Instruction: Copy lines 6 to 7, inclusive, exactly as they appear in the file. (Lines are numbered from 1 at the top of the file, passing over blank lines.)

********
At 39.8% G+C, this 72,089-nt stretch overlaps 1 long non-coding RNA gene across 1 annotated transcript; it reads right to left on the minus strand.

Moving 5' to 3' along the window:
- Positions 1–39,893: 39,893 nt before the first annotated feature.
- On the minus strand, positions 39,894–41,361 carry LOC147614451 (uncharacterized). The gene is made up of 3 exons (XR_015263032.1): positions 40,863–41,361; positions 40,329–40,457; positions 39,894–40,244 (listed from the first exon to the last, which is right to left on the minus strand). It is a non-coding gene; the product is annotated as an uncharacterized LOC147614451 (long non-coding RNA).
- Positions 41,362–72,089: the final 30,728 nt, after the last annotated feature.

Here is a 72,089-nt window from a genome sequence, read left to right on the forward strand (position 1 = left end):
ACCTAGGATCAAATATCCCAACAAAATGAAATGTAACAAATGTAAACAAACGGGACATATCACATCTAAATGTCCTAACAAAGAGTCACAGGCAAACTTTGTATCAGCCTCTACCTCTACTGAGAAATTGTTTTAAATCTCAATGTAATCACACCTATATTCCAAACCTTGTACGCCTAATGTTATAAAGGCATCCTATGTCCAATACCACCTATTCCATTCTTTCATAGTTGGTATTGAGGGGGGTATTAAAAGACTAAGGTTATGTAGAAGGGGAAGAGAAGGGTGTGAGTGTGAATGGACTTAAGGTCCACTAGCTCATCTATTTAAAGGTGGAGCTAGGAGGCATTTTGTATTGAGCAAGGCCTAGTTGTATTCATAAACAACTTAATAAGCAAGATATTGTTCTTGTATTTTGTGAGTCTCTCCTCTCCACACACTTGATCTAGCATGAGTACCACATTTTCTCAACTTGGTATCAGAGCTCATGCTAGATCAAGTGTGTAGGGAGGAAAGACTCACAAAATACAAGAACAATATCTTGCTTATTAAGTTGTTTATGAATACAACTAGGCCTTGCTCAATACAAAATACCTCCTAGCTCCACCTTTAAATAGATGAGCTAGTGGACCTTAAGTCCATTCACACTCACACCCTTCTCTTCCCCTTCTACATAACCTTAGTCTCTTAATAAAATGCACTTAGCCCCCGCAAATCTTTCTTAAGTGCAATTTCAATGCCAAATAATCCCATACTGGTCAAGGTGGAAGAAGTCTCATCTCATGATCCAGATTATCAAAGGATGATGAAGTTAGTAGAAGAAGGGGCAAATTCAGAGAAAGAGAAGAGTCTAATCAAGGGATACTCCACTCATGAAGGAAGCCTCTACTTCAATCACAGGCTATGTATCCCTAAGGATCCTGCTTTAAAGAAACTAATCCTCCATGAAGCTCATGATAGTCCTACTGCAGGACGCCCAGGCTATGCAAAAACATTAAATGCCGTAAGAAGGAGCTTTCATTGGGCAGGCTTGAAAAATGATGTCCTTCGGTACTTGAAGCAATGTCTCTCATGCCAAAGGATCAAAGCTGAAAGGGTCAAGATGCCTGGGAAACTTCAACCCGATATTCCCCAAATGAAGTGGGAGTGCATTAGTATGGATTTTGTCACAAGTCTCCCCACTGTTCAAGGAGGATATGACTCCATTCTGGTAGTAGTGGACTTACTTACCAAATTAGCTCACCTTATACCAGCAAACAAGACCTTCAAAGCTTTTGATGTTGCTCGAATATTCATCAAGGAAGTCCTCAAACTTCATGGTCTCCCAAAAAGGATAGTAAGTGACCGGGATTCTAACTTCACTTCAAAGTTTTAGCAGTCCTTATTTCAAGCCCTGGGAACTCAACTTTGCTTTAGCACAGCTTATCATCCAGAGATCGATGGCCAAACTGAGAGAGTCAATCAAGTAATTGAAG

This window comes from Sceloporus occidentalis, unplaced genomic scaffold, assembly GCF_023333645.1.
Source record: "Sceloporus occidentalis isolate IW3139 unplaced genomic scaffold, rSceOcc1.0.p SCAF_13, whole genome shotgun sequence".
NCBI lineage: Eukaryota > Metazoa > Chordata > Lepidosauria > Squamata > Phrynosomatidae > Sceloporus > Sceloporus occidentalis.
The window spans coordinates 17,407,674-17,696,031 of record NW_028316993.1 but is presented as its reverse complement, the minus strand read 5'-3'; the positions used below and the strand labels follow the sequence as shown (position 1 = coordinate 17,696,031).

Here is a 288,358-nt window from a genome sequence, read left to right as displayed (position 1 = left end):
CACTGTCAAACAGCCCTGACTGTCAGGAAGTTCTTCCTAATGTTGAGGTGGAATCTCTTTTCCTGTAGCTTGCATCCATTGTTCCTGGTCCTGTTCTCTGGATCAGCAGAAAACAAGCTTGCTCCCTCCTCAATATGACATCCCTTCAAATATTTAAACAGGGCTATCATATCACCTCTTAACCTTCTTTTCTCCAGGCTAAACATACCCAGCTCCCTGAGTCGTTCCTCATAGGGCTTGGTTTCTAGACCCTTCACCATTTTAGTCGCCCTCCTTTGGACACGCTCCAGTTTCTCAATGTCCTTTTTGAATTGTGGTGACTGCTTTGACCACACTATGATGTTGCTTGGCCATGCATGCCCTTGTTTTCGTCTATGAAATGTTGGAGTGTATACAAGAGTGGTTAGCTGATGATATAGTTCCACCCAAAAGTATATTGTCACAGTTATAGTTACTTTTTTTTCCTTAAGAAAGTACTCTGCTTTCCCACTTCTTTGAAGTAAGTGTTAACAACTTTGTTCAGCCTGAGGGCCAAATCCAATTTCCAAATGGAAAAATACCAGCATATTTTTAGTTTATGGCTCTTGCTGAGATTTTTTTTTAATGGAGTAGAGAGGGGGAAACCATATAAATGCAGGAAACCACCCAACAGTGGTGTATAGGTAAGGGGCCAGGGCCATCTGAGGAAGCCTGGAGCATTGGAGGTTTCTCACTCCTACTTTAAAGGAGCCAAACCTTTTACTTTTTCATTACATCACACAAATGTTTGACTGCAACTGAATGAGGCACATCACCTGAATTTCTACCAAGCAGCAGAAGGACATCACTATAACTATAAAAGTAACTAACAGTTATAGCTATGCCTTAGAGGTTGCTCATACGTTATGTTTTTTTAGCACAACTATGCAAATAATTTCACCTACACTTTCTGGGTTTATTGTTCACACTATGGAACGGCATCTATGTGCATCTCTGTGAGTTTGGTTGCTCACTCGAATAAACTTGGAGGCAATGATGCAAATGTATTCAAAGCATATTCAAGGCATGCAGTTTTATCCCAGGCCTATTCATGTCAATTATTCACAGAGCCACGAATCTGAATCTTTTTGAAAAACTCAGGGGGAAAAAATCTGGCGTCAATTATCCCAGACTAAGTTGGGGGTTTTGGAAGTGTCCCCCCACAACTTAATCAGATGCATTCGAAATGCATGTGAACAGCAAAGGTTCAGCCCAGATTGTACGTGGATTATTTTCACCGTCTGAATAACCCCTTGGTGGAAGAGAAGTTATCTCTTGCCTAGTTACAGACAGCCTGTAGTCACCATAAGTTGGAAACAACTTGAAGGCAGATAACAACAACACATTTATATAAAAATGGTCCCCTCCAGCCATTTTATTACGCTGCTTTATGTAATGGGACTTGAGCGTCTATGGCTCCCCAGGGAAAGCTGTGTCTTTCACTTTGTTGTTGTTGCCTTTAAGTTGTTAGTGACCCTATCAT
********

Here is a 72,089-nt window from a genome sequence, read left to right on the forward strand (position 1 = left end):
ACCTAGGATCAAATATCCCAACAAAATGAAATGTAACAAATGTAAACAAACGGGACATATCACATCTAAATGTCCTAACAAAGAGTCACAGGCAAACTTTGTATCAGCCTCTACCTCTACTGAGAAATTGTTTTAAATCTCAATGTAATCACACCTATATTCCAAACCTTGTACGCCTAATGTTATAAAGGCATCCTATGTCCAATACCACCTATTCCATTCTTTCATAGTTGGTATTGAGGGGGGTATTAAAAGACTAAGGTTATGTAGAAGGGGAAGAGAAGGGTGTGAGTGTGAATGGACTTAAGGTCCACTAGCTCATCTATTTAAAGGTGGAGCTAGGAGGCATTTTGTATTGAGCAAGGCCTAGTTGTATTCATAAACAACTTAATAAGCAAGATATTGTTCTTGTATTTTGTGAGTCTCTCCTCTCCACACACTTGATCTAGCATGAGTACCACATTTTCTCAACTTGGTATCAGAGCTCATGCTAGATCAAGTGTGTAGGGAGGAAAGACTCACAAAATACAAGAACAATATCTTGCTTATTAAGTTGTTTATGAATACAACTAGGCCTTGCTCAATACAAAATACCTCCTAGCTCCACCTTTAAATAGATGAGCTAGTGGACCTTAAGTCCATTCACACTCACACCCTTCTCTTCCCCTTCTACATAACCTTAGTCTCTTAATAAAATGCACTTAGCCCCCGCAAATCTTTCTTAAGTGCAATTTCAATGCCAAATAATCCCATACTGGTCAAGGTGGAAGAAGTCTCATCTCATGATCCAGATTATCAAAGGATGATGAAGTTAGTAGAAGAAGGGGCAAATTCAGAGAAAGAGAAGAGTCTAATCAAGGGATACTCCACTCATGAAGGAAGCCTCTACTTCAATCACAGGCTATGTATCCCTAAGGATCCTGCTTTAAAGAAACTAATCCTCCATGAAGCTCATGATAGTCCTACTGCAGGACGCCCAGGCTATGCAAAAACATTAAATGCCGTAAGAAGGAGCTTTCATTGGGCAGGCTTGAAAAATGATGTCCTTCGGTACTTGAAGCAATGTCTCTCATGCCAAAGGATCAAAGCTGAAAGGGTCAAGATGCCTGGGAAACTTCAACCCGATATTCCCCAAATGAAGTGGGAGTGCATTAGTATGGATTTTGTCACAAGTCTCCCCACTGTTCAAGGAGGATATGACTCCATTCTGGTAGTAGTGGACTTACTTACCAAATTAGCTCACCTTATACCAGCAAACAAGACCTTCAAAGCTTTTGATGTTGCTCGAATATTCATCAAGGAAGTCCTCAAACTTCATGGTCTCCCAAAAAGGATAGTAAGTGACCGGGATTCTAACTTCACTTCAAAGTTTTAGCAGTCCTTATTTCAAGCCCTGGGAACTCAACTTTGCTTTAGCACAGCTTATCATCCAGAGATCGATGGCCAAACTGAGAGAGTCAATCAAGTAATTGAAG